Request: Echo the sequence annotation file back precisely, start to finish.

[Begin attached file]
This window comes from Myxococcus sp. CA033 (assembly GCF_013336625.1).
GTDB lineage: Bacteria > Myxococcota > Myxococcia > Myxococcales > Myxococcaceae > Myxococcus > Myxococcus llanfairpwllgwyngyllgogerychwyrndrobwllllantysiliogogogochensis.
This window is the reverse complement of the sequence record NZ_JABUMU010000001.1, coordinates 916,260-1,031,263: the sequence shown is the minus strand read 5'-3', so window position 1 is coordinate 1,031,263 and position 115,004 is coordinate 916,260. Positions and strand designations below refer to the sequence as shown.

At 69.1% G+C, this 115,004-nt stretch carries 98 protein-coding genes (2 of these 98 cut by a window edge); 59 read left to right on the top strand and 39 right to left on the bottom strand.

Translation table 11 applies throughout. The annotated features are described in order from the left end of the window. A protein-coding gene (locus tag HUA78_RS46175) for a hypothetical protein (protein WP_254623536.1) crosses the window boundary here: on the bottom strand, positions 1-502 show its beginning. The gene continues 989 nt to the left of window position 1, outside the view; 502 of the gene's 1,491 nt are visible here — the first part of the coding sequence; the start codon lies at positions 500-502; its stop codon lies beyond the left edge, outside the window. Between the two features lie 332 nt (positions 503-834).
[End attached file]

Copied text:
This window comes from Myxococcus sp. CA033 (assembly GCF_013336625.1).
GTDB lineage: Bacteria > Myxococcota > Myxococcia > Myxococcales > Myxococcaceae > Myxococcus > Myxococcus llanfairpwllgwyngyllgogerychwyrndrobwllllantysiliogogogochensis.
This window is the reverse complement of the sequence record NZ_JABUMU010000001.1, coordinates 916,260-1,031,263: the sequence shown is the minus strand read 5'-3', so window position 1 is coordinate 1,031,263 and position 115,004 is coordinate 916,260. Positions and strand designations below refer to the sequence as shown.

At 69.1% G+C, this 115,004-nt stretch carries 98 protein-coding genes (2 of these 98 cut by a window edge); 59 read left to right on the top strand and 39 right to left on the bottom strand.

Translation table 11 applies throughout. The annotated features are described in order from the left end of the window. A protein-coding gene (locus tag HUA78_RS46175) for a hypothetical protein (protein WP_254623536.1) crosses the window boundary here: on the bottom strand, positions 1-502 show its beginning. The gene continues 989 nt to the left of window position 1, outside the view; 502 of the gene's 1,491 nt are visible here — the first part of the coding sequence; the start codon lies at positions 500-502; its stop codon lies beyond the left edge, outside the window. Between the two features lie 332 nt (positions 503-834).